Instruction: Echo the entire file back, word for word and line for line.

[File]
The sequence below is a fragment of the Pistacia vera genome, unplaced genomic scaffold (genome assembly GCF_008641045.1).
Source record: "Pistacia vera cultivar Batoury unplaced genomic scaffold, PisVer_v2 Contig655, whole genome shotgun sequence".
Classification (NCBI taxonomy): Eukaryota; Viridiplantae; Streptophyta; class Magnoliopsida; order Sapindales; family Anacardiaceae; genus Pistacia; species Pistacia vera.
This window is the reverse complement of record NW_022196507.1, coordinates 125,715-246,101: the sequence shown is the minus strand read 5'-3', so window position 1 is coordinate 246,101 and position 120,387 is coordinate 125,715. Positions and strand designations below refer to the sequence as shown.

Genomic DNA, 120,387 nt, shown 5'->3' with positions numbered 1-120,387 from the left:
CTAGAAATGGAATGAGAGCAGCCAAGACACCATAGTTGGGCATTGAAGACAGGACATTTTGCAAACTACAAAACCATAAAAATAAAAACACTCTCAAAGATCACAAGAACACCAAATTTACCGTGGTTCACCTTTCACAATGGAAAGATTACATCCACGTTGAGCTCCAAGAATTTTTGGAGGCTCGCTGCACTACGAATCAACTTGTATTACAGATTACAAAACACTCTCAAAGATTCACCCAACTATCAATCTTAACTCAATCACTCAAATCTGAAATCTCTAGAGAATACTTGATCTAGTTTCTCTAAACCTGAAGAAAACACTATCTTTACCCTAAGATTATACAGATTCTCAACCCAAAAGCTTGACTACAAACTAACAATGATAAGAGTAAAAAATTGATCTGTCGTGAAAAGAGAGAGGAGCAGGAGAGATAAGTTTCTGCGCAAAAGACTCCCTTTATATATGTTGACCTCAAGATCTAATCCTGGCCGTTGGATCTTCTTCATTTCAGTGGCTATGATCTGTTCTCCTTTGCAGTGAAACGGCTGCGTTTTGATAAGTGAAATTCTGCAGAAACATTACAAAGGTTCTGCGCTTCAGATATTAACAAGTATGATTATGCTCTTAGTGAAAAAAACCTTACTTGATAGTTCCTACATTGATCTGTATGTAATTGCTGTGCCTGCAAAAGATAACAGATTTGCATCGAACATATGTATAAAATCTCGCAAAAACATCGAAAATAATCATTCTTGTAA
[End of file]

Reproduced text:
The sequence below is a fragment of the Pistacia vera genome, unplaced genomic scaffold (genome assembly GCF_008641045.1).
Source record: "Pistacia vera cultivar Batoury unplaced genomic scaffold, PisVer_v2 Contig655, whole genome shotgun sequence".
Classification (NCBI taxonomy): Eukaryota; Viridiplantae; Streptophyta; class Magnoliopsida; order Sapindales; family Anacardiaceae; genus Pistacia; species Pistacia vera.
This window is the reverse complement of record NW_022196507.1, coordinates 125,715-246,101: the sequence shown is the minus strand read 5'-3', so window position 1 is coordinate 246,101 and position 120,387 is coordinate 125,715. Positions and strand designations below refer to the sequence as shown.

Genomic DNA, 120,387 nt, shown 5'->3' with positions numbered 1-120,387 from the left:
CTAGAAATGGAATGAGAGCAGCCAAGACACCATAGTTGGGCATTGAAGACAGGACATTTTGCAAACTACAAAACCATAAAAATAAAAACACTCTCAAAGATCACAAGAACACCAAATTTACCGTGGTTCACCTTTCACAATGGAAAGATTACATCCACGTTGAGCTCCAAGAATTTTTGGAGGCTCGCTGCACTACGAATCAACTTGTATTACAGATTACAAAACACTCTCAAAGATTCACCCAACTATCAATCTTAACTCAATCACTCAAATCTGAAATCTCTAGAGAATACTTGATCTAGTTTCTCTAAACCTGAAGAAAACACTATCTTTACCCTAAGATTATACAGATTCTCAACCCAAAAGCTTGACTACAAACTAACAATGATAAGAGTAAAAAATTGATCTGTCGTGAAAAGAGAGAGGAGCAGGAGAGATAAGTTTCTGCGCAAAAGACTCCCTTTATATATGTTGACCTCAAGATCTAATCCTGGCCGTTGGATCTTCTTCATTTCAGTGGCTATGATCTGTTCTCCTTTGCAGTGAAACGGCTGCGTTTTGATAAGTGAAATTCTGCAGAAACATTACAAAGGTTCTGCGCTTCAGATATTAACAAGTATGATTATGCTCTTAGTGAAAAAAACCTTACTTGATAGTTCCTACATTGATCTGTATGTAATTGCTGTGCCTGCAAAAGATAACAGATTTGCATCGAACATATGTATAAAATCTCGCAAAAACATCGAAAATAATCATTCTTGTAA